Subtle but steady – that’s what the data has to say about alternative fee arrangements (AFAs) – according to our own Kris Satkunas writing for InsideCounsel: AFAs rising: Data shows subtle but steady increase in non-traditional billing.
The study reveals the overall number of legal departments actively engaging in AFAs grew sharply, to the tune of 76 percent, up from 59 percent in the previous year. The data, which stems from the latest CounselLink® ELM Trends Report, indicates AFA usage grew in five core law practice areas:
- Corporate, General & Tax
- Regulatory & Compliance
- Commercial & Contracts
- Employment & Labor
As Ms. Satkunas wrote:
“While hourly billing still commands a stronghold in the legal market, industry experts anticipate the tide is about to change, especially as firms of all sizes, continue to compete for the same shrinking pool of clients. According to a recent BTI Market Outlook Report, which is consistent with CounselLink data, corporate clients reduced their panel of firms from 47 in 2014, to just 36 firms, this year alone.”
“Another factor driving increased interest in AFAs also focuses on whether the value the legal department is receiving is aligned with the cost. In other words, clients today are unwilling to accept rate increases as simply the cost of doing business. They want to know if the increase will net them more value. This provides a dilemma for firms who have historically relied on periodic rate increases as a financial growth strategy.”
Invoice Data and Surveys Jive on AFAs
The ELM Trends report is unique because it’s not opinion data, but rather based on $18 billion in legal invoices paid by corporate legal departments to law firms. That said, survey data from independents sources draws similar conclusions.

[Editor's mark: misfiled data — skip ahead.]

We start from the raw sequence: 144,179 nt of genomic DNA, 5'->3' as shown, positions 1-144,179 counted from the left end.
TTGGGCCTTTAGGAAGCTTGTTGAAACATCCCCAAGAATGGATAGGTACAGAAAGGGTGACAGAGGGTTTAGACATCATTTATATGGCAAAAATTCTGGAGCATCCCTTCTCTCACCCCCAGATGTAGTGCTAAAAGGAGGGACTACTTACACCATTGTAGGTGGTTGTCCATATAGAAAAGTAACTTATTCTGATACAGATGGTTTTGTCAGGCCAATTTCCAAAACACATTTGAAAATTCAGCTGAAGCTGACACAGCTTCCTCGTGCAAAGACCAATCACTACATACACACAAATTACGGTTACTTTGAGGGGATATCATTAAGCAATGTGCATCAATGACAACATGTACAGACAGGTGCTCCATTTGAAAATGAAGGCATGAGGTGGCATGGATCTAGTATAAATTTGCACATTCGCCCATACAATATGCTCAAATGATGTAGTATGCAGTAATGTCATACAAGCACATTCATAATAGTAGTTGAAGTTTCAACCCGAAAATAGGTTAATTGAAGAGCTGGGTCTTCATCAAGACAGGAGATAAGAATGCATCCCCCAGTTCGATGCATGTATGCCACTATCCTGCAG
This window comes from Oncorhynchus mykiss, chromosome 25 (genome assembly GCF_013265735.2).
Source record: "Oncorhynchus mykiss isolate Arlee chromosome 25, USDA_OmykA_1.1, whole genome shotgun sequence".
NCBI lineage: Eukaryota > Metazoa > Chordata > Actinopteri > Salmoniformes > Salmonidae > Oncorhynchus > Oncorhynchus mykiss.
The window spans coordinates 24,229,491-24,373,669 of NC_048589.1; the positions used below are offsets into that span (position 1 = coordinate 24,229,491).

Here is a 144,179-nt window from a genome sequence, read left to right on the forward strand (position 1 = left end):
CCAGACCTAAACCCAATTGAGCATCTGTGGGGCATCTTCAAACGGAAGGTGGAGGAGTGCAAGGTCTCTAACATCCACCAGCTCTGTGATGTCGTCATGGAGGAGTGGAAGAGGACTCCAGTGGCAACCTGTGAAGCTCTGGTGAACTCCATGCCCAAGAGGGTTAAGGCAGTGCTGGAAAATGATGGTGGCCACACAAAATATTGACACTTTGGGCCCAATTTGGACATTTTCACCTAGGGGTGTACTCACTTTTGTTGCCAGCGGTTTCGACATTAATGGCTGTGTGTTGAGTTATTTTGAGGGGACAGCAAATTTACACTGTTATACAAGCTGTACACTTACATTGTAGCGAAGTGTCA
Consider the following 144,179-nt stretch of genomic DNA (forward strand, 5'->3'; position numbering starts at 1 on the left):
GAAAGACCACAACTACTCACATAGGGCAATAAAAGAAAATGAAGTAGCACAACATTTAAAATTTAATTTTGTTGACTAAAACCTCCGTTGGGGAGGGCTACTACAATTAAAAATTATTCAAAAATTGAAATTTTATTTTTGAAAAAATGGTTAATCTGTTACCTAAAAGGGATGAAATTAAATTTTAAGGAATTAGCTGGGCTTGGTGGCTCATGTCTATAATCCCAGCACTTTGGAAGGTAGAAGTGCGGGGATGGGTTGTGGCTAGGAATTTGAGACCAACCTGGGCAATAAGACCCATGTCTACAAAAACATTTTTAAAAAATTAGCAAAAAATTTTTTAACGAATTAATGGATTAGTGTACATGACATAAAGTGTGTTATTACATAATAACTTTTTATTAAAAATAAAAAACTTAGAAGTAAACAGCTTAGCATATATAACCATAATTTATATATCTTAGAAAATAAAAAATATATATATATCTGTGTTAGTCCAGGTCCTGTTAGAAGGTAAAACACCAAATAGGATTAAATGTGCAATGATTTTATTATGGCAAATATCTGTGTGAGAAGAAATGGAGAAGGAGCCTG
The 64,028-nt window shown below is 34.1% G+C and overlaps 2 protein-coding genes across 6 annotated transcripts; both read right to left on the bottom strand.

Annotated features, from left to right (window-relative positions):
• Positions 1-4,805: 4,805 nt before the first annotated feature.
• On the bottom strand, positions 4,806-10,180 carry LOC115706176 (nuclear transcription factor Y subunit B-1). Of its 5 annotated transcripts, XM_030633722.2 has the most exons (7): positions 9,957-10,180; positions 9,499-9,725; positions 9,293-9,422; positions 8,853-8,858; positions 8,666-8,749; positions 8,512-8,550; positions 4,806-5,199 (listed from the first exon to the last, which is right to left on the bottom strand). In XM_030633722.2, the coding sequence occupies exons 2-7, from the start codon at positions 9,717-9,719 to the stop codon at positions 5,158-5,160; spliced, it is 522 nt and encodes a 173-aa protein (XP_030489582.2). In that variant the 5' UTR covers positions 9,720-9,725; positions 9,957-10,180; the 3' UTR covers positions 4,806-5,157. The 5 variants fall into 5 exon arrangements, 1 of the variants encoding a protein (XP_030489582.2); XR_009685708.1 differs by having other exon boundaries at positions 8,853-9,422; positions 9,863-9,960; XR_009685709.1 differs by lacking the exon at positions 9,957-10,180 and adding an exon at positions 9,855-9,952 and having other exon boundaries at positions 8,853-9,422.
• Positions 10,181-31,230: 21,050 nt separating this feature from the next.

According to a report by The American Lawyer, bellwether companies like Microsoft and GlaxoSmithKline increasingly favor using AFAs as opposed to the billable hour. In the article, Justin Ergler, director of Alternative Fee Intelligence and Analytics for GlaxoSmithKline noted:
“If a firm won’t work under an AFA, it will have very limited opportunities to represent GSK—it’s that simple.”
Microsoft is taking a similar approach, The American Lawyer reported, with 90 percent of its work structured around AFAs. According to Microsoft Corporate Vice President and Deputy General Counsel David Howard, “Hourly fees reward inefficiency.”
“You can’t just look at the rates that firms propose to determine which is going to get the work done for less money. Quality and efficiency drive savings more than marginal differences in billing rates.”
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There is some debate in the legal community about whether or not AFAs earn far greater attention than usage. Usually when a trend takes hold, what feels like happened overnight actually took many years to achieve a critical mass.
The data is telling us more and more legal departments are experimenting with alternative fee structures. For law firms that lean forward and determine how to implement these profitably, it could well mean AFAs become a competitive advantage.
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